Public clouds are owned and operated by a third-party cloud service provider, which delivers computing resources like servers and storage over the Internet. Microsoft Azure and Amazon AWS are examples of a public cloud. With a public cloud, all hardware, software, and other supporting infrastructure is owned and managed by the cloud provider. You access these services and manage your account online.
A private cloud refers to cloud computing resources that are used exclusively by a single business or organization. A private cloud can be physically located on the company’s on-site datacenter. A private cloud’s services and infrastructure are maintained on a private network.
Hybrid clouds combine both public and private clouds. They are connected by technology that allows data and applications to be shared between them. Hybrid cloud gives businesses greater flexibility and more deployment options.
Online Software Applications with Cost Savings
Cloud computing can provide businesses and users cost savings and flexibility to have applications and documents readily available, whether it be on their laptop or mobile phone.
Online software applications are being developed to sync with localized versions of software. For instance, Microsoft One Drive and Dropbox enable users to access their files anywhere, whether on laptop or mobile, while automatically syncing localized versions of files to files stored online. With cloud service applications like Office 365 and Office 2016, files can be edited on local versions of software as well as on online versions of software applications.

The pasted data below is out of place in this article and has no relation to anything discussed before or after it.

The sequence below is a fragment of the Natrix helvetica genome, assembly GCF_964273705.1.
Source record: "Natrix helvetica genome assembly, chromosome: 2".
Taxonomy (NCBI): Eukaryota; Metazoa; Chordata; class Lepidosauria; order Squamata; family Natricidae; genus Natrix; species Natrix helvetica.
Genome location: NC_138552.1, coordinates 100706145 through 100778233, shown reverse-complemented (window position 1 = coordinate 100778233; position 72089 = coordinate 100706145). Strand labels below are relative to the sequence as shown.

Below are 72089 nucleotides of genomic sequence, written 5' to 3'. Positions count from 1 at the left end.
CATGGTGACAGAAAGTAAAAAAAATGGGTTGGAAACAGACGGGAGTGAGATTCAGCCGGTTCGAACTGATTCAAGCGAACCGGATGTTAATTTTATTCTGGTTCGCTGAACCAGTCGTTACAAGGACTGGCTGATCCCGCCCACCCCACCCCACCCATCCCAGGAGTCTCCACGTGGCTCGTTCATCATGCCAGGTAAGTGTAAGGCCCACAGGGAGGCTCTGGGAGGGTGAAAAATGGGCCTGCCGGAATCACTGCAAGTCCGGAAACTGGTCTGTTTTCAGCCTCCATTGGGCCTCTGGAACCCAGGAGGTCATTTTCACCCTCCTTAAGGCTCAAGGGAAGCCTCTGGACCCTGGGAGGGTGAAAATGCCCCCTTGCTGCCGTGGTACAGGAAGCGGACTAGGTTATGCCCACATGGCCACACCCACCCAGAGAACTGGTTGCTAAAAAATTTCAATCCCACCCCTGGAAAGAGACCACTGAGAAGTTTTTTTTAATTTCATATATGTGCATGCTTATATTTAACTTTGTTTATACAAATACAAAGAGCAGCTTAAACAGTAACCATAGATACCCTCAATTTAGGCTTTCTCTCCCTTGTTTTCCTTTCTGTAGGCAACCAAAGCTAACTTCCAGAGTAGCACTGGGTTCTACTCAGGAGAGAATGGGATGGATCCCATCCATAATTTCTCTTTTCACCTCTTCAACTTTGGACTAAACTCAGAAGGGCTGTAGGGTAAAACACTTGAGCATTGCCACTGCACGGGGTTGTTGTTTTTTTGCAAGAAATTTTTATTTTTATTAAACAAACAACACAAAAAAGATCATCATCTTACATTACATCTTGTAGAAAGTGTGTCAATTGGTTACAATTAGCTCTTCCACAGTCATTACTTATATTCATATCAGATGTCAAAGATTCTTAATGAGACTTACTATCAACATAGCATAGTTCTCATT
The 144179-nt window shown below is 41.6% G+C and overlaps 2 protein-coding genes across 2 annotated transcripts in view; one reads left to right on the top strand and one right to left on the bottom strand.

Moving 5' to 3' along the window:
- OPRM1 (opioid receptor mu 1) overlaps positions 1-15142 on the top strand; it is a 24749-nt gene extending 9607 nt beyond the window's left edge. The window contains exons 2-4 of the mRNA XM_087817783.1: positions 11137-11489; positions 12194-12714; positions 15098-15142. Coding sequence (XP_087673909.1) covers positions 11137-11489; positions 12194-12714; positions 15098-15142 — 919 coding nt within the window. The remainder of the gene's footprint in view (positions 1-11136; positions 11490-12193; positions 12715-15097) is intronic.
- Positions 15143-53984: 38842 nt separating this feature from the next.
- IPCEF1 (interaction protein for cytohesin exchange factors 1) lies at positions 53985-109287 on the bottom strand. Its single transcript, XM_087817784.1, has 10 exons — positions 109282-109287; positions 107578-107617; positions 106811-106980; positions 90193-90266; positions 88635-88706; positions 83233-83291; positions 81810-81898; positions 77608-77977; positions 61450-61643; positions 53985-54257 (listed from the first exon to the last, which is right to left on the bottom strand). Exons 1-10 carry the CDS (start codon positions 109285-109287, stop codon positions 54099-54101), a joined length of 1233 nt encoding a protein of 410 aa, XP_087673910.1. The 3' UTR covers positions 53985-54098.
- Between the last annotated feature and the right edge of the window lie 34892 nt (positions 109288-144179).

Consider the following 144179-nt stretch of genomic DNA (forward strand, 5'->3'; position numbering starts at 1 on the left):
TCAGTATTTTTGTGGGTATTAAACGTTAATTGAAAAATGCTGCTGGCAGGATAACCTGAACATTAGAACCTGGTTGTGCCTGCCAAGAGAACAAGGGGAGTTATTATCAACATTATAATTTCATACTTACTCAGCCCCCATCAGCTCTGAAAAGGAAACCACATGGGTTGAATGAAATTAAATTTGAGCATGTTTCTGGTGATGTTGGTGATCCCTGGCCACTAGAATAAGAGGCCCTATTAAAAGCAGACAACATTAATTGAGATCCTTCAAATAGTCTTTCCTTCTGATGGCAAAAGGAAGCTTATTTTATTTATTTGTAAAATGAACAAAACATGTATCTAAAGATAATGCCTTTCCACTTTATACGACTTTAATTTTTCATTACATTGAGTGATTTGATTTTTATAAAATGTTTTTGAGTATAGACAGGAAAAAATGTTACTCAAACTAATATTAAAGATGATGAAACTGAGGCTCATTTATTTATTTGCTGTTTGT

Storage is readily available and with services like Dropbox or One Drive cloud files and directories are automatically synced to an assigned local system file directory.
Many services offer free or low-cost versions of their online software and services with the option to upgrade when they have outgrown their current plans.
Backups are typically provided with the option of being able to revert to previous versions of documents.
Opportunities for Collaboration; Work from Anywhere
With documents and applications being available online, online cloud applications enable flexibility to collaborate with colleagues and co-workers regardless of your location.
Using online applications, documents can be edited together in real time. Alternatively, applications like Microsoft Office 365 and Office 2016 can communicate together and enable users to collaborate together in real time on documents stored on One Drive Business.
Applications like Slack and Sharepoint enable efficient file sharing and communication between parties, allowing permissions to be controlled on a project or person to person basis with built-in chat and other collaboration features.
Run Applications on Any Hardware, and Have Your Own IT Dept